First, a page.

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At the heart of general practice since 1960

GP practices still receive illegible hospital discharge summaries

GP practices are still receiving illegible paper discharge summaries from hospitals, a Welsh NHS inspection body has warned.

Health Inspectorate Wales (HIW) said in an annual report on the state of general practice in Wales that some practices were ‘reporting that they receive paper discharge summaries’ which were 'often illegible and cannot be acted on until practice staff have been able to clarify their meaning’.

Some practices said the more frequent use of electronic summaries had improved the situation somewhat.

The independent healthcare inspector visited 27 practices over the last year and was on the whole positive, particularly about GP staff, saying that ’in every practice we visited we saw staff treating patients with dignity, respect, compassion and kindness’.

But the body also expressed concern about ‘how resilient and sustainable some of the practices we visited were’, due to the current pressures on GPs including ‘difficulties in recruiting GPs, the high volume of patients and continued increased demand for the service’.

Dr Charlotte Jones, chair of the Welsh GPC, said it was 'a concern that the report highlighted the inconsistency in information provided to GPs when patients are discharged from hospital'.

She said: 'This not only increases the already stretched workload of GPs but also hinders the provision of quality care.‘

She added: 'The report highlights some of the ongoing challenges faced by GPs, including increased demand for services, appointment availability and GP vacancies.

'GPs across Wales are dedicated but cannot continue to work under this pressure and deliver the best standard of care to their patients.'

It comes as 20 Welsh GP practices handed their contract back in the last year, including five that closed.

Pulse reported this week that health bosses in Wales are launching a major international and national recruitment campaign to attract more GPs to live and work in Wales, including English GPs.

Readers' comments (8)

  • Illegible, incomplete, un-scannable, inaccurate and late.

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  • Now let's talk about the utter garbage and endless lists of things that the patient DIDNT have that routinely comes out of 111

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  • Not safe for patients.i agree records should be legible,accurate.
    What about GP referrals incomplete,asking the secondary care to sort out the problem. Some even send patients to hospitals without a gp letter.some write over the summary records -Dont even bother to write at the back of the summary letter.Not to mention the crap referrals.I think both primary and secondary care needs serious soul searching.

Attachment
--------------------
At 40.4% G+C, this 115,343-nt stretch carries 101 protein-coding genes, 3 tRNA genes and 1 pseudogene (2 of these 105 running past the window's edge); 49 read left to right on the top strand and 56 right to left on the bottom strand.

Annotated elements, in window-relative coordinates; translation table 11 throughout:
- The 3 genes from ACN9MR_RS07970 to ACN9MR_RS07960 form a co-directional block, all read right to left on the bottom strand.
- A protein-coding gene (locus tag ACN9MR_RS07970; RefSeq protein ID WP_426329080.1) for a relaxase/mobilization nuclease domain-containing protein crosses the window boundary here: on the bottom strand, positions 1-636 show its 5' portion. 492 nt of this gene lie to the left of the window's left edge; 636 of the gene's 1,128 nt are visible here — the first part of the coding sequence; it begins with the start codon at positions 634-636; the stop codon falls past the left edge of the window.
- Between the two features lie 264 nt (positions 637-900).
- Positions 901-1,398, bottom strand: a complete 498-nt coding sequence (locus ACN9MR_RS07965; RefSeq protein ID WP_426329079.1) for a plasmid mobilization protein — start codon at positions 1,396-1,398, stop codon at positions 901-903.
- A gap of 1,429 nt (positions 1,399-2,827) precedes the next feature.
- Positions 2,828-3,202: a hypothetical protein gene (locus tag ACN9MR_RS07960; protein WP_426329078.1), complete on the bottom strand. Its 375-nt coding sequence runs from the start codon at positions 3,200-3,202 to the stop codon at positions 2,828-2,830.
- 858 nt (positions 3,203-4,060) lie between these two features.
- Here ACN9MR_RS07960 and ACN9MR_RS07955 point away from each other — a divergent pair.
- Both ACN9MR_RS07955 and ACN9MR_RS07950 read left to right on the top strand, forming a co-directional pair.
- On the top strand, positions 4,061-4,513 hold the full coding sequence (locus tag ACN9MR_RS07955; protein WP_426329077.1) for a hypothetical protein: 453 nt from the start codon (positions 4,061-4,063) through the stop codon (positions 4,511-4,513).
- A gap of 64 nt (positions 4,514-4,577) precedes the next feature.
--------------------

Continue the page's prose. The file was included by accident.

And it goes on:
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  • A friend of mine came out of hospital with a diagnosis of "Kidney Failure", on the discharge documents, when he was actually treated for "Cardiac Failure". This was pointed out to the GP 5 months ago and still no correction or explanation. Seems like multi-organ failure in the NHS organism. The CQC is a virus attacking it and the GMC is a cancer devouring it.

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  • I just got a letter from a Neurology Locum Consultant addressed to ' Doctor X ' - didn't know that literacy levels in NHS had gone to such low levels that NHS Consultants or their Secretaries could not read printed names on GP letters.
    All I had done was to forward a letter from Psychiatrist to the Neurologist as the former wanted patient to be seen by the latter but wanted GP to refer.
    Now I have a problem as the latter wants me to refer back to the former.
    Don't know what next but sure it's not the patient, it's me that'll need the Psychiatrist:)

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  • Send the first 10 illegible letters back to the hospital , with a note that the next 10 will go to the GMC.
    Maybe that will make the idle idiots that wrote them take more care when they hand on care to a colleague .

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  • Problem often arises because of CCG standard for ED to be forwarded within 24 hours of discharge. A better standard might allow (say) up to 72 hours but had to have all appropriate fields completed especially reason for admission, what was done and why and any changes to Meds (and why)

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  • In 1996, in my hospital, no patient was discharged from the ward without a typed, printed, full discharge letter in their hand, including typed TTOs.
    This was a state-run hospital, not anything private, although it was not NHS-Wales.
    It was not difficult, especially if the information inputting to the letters was started on admission day after the ward rounds, and added to as necessary, then all we had to do after taking a discharge decision was to cross-check meds with drugs chart and send one copy to pharmacy, and then print one for patient.
    Just to be safe, a third copy was actually sent to GP in internal post same day, and one saved in the paper hospital records.
    Anything that came in afterwards (histology results, etc) was copy forwarded to GP if necessary, or acted on.
    Our DLs also included actual dates of follow-up arrangements.
    20 years ago !
    Come ON, NHS-IT bods! It has been done already, you don;t even need to reinvent it.

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